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Books

Here you'll find the full list of books I have reviewed.

Fin's Revolution by A.S. Peterson 

The Rise and Fall of Mount Majestic by Jennifer Trafton 

Christy Miller: Volume One by Robin Jones Gunn 

Wonder by R.J. Palacio

The Princess and the Goblin by George MacDonald 



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Review of Disney's A Wrinkle in Time

Last night my brother and I watched A Wrinkle in Time and I was really excited about it for some reason. Did it hold up to the source material? Well, I read the book ages ago, didn't really like it, and only remember a few key plot points—the missing dad, three weird ladies, the creepy identical houses, and Charles Wallace getting possessed, and ending up with purple circles for eyes...and all of that happened in the movie. Except the purple circles. So as far as I know, it was a faithful adaptation, but I'm not the one to ask. This review is about the movie itself, not as an adaptation.

In the first couple of minutes, we're introduced to an insecure, brooding Meg played by Storm Reid, her adopted brother Charles Wallace (I don't remember if he was adopted in the book or not), and Meg's new friend Calvin, who doesn't do much of anything except follow Meg around. Then we meet the three ladies, one at a time. Oprah is like twenty feet tall for some reason, and …

Review of The Princess and the Goblin

When I started out reading a beat-up library copy of 1872's The Princess and the Goblin, I had no idea it would end up being exactly the book I needed at the moment. In fact, for the first two chapters, it struck a serious nerve. There was no goblin in sight, and the princess was giving me a migraine. Sure, maybe Irene kicks off the adventure by exploring, but as soon as she gets lost or runs into trouble she flings herself to the ground crying until she is rescued. Do you have any idea how tiring this gets? I don't care that she's only eight. I happen to know a very plucky eight-year-old. Just seriously....STOP THE CRYING.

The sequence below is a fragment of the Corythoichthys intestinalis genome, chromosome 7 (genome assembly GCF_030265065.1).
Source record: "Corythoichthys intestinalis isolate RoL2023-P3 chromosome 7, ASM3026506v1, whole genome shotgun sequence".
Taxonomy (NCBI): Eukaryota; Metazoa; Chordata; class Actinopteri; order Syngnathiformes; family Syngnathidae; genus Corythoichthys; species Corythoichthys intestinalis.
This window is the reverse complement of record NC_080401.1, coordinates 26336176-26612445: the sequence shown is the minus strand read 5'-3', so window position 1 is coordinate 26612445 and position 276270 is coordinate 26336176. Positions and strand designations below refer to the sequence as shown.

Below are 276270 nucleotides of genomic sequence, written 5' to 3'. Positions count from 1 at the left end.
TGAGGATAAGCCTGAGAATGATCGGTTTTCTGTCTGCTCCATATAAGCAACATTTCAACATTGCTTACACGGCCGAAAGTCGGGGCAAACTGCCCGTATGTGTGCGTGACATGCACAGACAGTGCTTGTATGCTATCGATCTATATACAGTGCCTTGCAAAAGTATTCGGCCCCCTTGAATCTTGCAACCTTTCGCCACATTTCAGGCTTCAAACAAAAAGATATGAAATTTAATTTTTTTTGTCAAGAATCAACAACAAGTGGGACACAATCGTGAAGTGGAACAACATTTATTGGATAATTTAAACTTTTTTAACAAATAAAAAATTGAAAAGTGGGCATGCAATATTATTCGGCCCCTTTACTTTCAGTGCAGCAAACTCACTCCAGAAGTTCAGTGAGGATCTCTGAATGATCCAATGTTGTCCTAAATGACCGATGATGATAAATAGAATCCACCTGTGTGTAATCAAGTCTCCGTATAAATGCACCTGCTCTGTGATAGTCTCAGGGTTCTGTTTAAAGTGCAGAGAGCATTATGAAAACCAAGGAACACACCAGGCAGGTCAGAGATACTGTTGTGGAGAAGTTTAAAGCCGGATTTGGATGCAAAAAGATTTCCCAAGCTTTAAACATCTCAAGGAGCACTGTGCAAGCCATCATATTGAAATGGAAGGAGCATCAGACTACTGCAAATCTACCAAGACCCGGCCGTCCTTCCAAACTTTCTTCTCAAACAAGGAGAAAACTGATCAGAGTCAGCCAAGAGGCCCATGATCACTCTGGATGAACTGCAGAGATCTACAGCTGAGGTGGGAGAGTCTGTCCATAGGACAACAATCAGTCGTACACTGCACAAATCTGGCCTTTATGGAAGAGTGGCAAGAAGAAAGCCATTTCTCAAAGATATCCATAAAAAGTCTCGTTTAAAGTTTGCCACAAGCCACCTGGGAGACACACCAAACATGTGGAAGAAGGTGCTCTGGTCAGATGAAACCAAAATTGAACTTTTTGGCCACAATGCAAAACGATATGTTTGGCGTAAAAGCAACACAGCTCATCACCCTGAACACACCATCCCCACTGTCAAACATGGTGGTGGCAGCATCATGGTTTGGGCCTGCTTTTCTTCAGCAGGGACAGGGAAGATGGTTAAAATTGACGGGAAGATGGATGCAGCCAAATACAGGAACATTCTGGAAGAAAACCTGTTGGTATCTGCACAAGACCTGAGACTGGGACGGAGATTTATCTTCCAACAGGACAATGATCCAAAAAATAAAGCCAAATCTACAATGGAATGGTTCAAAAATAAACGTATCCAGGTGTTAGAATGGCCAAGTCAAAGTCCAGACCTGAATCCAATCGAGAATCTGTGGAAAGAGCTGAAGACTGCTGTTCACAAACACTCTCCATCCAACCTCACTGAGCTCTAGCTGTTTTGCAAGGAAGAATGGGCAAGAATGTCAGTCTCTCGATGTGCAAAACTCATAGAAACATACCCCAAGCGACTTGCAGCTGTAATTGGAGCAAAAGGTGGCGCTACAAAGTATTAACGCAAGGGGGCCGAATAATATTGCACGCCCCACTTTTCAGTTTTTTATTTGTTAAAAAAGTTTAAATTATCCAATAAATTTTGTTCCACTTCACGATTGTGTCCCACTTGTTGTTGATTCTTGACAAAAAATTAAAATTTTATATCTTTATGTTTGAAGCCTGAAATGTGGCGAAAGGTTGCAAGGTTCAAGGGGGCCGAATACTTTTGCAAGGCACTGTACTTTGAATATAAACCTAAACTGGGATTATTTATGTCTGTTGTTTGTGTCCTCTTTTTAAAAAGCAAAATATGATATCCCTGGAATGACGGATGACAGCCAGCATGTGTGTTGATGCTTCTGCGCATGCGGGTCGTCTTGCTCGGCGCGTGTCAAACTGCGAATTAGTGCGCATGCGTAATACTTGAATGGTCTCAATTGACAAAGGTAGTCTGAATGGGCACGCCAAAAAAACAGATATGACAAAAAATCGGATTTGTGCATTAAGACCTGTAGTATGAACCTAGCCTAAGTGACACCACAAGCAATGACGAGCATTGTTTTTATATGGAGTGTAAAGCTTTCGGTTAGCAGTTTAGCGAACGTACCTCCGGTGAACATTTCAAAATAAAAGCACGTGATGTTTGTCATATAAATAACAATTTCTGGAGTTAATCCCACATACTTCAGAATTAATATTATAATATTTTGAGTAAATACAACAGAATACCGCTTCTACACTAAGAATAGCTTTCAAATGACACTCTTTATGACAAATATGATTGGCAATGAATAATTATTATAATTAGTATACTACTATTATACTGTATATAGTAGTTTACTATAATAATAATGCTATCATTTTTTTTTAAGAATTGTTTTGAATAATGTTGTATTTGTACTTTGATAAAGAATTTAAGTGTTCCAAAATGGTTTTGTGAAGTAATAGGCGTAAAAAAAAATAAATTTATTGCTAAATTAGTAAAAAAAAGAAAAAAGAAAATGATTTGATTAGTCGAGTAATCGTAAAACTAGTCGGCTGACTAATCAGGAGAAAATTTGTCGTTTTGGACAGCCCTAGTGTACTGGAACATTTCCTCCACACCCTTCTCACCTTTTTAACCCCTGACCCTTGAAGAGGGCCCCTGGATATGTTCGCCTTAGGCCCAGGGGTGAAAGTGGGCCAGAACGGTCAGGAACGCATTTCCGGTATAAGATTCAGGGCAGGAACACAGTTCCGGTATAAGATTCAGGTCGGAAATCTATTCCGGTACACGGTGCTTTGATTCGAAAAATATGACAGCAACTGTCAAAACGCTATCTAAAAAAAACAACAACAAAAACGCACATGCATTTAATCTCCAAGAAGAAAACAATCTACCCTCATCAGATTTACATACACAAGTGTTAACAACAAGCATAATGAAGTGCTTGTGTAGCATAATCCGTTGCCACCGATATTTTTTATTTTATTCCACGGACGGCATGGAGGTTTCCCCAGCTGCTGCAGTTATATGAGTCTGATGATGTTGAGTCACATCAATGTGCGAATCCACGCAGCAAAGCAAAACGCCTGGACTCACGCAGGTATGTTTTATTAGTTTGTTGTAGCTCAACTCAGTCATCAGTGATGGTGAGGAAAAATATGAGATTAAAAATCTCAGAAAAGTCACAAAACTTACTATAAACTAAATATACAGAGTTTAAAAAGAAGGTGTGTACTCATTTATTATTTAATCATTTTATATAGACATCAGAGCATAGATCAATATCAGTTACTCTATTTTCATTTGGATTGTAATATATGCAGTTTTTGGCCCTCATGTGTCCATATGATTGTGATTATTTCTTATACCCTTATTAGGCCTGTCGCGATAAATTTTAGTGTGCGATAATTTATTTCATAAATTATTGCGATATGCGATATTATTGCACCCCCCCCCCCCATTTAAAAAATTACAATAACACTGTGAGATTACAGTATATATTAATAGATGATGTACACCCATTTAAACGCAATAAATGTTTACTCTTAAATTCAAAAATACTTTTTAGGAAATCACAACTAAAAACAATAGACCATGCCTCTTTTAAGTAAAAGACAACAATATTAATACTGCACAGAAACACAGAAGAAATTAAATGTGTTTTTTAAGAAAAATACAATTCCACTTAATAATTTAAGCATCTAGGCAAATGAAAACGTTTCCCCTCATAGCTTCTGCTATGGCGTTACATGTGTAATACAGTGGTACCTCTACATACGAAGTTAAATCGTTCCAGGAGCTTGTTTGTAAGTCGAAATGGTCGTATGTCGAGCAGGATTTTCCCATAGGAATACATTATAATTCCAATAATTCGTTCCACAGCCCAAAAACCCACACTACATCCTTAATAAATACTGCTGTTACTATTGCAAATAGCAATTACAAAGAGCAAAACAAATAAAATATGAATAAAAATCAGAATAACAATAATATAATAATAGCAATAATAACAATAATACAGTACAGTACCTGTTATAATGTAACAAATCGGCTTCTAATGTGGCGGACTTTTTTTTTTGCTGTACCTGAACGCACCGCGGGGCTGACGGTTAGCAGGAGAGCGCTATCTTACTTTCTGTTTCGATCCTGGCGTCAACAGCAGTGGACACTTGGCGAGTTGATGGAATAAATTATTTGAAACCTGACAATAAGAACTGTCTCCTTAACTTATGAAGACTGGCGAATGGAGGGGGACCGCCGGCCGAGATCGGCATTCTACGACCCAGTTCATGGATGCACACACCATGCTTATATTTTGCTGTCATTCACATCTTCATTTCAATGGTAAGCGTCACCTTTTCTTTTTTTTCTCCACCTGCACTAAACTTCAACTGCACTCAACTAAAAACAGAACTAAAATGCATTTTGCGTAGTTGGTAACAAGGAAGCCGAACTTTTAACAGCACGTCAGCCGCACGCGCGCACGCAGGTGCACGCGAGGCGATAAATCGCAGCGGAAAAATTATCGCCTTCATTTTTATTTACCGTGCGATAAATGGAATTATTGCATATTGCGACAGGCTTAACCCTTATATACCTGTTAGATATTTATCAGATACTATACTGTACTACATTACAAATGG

The entire book got on my nerves for several chapters, come to think of it. Why? This takes place in a village where no one can go out at night. Also, there's a creepily mysterious lady spinning yarn in a tower. This is all good stuff. Good stuff indeed. So why was I driven nuts?

Well, enter Curdie, bringing utter relief simply by being a character…

The Five Actual Rules of Writing a Female Character

Today I’m discussing a phrase you see absolutely everywhere in the world of reading and writing: “strong female character.” When it really boils down to it, what the heck does that even mean? I’ve never in my life heard the phrase “strong male character.” So why is crafting a woman so different from crafting a man? Well, countless people have attempted to interpret this debacle. You know what I’m talking about it. Particularly in the movie world, we ended up with a slew black-haired, gun slinging females wearing tight leather clothing--even in Big Hero 6, for crying out loud. Or, on a much, much larger scale, all those countless female characters who throw out sassy one-liners, possess enviable fighting skills, and punch men in the face. Those three traits alone are supposed to qualify them as “strong.” Like, “Oh, look, we can beat up a man! Who needs men?” Okay, but tell me something else about them. That’s just the thing—there is nothing else about these characters. They exist to f…